It would have been nice to stay in the area longer, but we had no time to spare. In the morning it was on to Bequia, where we could clear out of the Grenadines. Bequia has a huge and beautiful yacht anchorage, and yachts seem to be the primary business (only the occasional relatively small cruise ship). Easy anchoring, easy dinghying ashore, a nice boardwalk into town, the best burger I’ve had outside the USA, and excellent smoothies. The woman doing smoothies gave me a long stare. She said I look so much like her father that she thought I was him. (I have a tan, but not close to her skin color, but who knows what color her father is?) I asked about the white hair and beard. Yup, the same as her father. I didn’t think to ask her if she had a photo; I wish I had.
As dusk set in we were off again, for an overnight to Martinique. Another hard slog to windward, but at least we could make it on a single tack. We found a nice anchorage off of downtown Fort de France, and headed ashore to clear in and find croissants. Clearing in was a pleasure! You go to the marine supply store, they point you to a computer kiosk, you fill in the info, they print it out and sign it, and you’re done. No cost! No passport stamps (which I appreciated because I’m out of room in my passport)!
In the bakery a man gave me the hearty hello of an old friend. I gave him a blank stare back…and asked if he was on a yacht. No, he lives in Martinique…and he continued to insist that he knows me. Instead of walking off mystified, I wish I had had the presence of mind to ask if he also knows my daughter who makes smoothies in Bequia!
I enjoyed being in the French city, and would have liked to spend a week there. But we had six hours only, before embarking on another overnight to Antigua.
We made it late the next day, and anchored in spacious Falmouth Harbour. And then we had a full day to check in, explore ashore, gawk at the many superyachts and superduperyachts, get Harry removed from our crew list, and Skype with Hallie. There have been some stresses back home, plus a snowstorm threatening her flight out, and Hallie was looking for some understanding and support from me. But I had no space for hearing about her concerns, and I went into a rant about the crazy stresses I’d been through for the past week. I hadn’t realized how much the constant moving and dealing with the formalities and trying to keep to the schedule had got me wound tight, until I lost it on that call. And Hallie of course had no idea that I hadn’t spent the week enjoying rum punches in the sunshine by the beach. My rant was cathartic, and luckily Hallie was understanding. All ended well.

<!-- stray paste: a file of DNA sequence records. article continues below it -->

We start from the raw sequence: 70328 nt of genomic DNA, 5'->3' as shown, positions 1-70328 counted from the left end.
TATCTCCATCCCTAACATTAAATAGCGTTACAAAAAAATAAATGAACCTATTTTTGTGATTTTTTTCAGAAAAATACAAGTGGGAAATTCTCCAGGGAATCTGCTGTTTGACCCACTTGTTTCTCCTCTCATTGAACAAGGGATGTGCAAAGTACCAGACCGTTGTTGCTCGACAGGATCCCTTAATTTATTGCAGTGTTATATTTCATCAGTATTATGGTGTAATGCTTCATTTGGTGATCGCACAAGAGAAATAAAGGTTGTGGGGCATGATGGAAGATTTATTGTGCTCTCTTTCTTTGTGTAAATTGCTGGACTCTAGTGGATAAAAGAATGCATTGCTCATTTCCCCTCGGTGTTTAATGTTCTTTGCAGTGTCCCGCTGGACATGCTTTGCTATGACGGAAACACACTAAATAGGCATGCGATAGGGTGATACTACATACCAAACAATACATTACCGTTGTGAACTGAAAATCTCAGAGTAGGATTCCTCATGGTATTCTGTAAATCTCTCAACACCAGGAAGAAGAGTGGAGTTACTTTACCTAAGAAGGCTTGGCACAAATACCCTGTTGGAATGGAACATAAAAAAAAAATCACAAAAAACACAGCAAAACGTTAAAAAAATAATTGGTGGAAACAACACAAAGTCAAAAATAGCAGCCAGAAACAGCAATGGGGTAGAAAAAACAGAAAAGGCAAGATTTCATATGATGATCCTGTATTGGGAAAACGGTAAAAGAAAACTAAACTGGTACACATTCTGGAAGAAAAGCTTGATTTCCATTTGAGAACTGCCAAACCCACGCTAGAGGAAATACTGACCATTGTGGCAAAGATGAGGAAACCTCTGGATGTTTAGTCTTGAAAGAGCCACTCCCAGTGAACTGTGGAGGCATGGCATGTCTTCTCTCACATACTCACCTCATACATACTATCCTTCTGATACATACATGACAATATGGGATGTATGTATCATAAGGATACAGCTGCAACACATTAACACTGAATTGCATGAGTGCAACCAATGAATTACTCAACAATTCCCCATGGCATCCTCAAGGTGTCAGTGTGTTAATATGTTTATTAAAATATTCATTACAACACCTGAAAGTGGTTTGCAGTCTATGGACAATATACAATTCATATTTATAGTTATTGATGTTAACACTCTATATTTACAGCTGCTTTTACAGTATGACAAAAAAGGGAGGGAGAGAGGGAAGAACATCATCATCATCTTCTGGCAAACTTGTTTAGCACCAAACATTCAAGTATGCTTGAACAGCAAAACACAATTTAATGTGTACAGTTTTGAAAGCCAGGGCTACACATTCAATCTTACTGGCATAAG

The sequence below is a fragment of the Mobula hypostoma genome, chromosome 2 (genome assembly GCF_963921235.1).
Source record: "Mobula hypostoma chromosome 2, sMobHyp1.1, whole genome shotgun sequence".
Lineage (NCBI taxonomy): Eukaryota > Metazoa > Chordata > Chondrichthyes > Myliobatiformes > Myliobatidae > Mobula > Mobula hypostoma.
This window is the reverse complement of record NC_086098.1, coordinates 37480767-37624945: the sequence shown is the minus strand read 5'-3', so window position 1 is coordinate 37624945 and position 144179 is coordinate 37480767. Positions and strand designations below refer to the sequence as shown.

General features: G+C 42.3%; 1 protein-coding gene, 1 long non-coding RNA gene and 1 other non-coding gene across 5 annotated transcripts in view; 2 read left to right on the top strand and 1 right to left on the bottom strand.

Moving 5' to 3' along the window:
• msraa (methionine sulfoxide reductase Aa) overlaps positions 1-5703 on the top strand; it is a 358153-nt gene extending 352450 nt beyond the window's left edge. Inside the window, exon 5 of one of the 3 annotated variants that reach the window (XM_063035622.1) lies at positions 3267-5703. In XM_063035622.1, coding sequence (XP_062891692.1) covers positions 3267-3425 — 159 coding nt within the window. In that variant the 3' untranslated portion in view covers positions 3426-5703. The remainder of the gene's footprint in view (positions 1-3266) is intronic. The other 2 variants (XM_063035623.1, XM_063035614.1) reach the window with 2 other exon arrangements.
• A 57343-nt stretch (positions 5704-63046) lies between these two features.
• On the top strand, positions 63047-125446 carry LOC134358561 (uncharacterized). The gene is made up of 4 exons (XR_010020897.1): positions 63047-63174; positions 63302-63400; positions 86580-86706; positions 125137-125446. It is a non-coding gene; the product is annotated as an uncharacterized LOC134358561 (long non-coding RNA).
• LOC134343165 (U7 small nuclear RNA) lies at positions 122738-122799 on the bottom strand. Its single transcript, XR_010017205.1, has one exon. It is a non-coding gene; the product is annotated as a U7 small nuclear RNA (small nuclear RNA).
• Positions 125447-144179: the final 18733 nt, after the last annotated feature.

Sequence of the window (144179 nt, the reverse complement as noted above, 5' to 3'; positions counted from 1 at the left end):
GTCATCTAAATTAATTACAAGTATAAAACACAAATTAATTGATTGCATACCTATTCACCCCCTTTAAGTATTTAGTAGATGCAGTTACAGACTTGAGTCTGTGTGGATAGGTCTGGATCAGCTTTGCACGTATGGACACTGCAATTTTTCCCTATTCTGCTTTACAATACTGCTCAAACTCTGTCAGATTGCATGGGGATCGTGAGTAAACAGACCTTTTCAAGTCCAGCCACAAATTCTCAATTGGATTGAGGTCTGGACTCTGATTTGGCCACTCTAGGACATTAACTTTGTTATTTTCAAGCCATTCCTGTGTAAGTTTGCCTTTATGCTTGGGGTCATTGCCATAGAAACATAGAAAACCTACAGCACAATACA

In the evening we took the long walk up to Shirley Heights. We had been told there would be music and a big barbecue there, but we were a day early. Arriving just after sunset, almost everyone else had left, and we were the only ones dining there. This worked out just fine. We enjoyed chatting with Danny, the bartender/server, and Harry treated the rest of us to a delightful celebratory meal. Beautiful view of the superyachts in the harbor below. And a pleasant walk back down to sea level after our feast.
A little story about Shirley Heights… When Hallie and I sailed to Antigua 30 years ago, before navigation was revolutionized by GPS, we approached the island in the dark. We were sailing in tandem with another boat that had radar, and they thought with radar they would be able to find the entrance to English Harbour. But the entrance was not discernible on radar, so we had a problem! The other boat made a call on the VHF radio distress channel, asking for help identifying the entrance. To my surprise the call was answered by the bar/restaurant atop Shirley Heights, adjacent to the harbour. They said they would flash the lights of the restaurant to help us locate the entrance. They did, and we got in okay. Apparently they have done this for other boats needing help as well. No longer though, as the bar no longer monitors the VHF distress channel. Of course, with GPS and a chart plotter there is no longer the need, as boats know exactly where they are (assuming the electronics are working).
Harry got to the airport; Hallie arrived on time despite the snowstorm in the Northeast, and she still loves me. The crew (now Bill, Nora, Hallie and me) had another fine dinner ashore. Tomorrow we need to make a plan to do some (relaxed) cruising!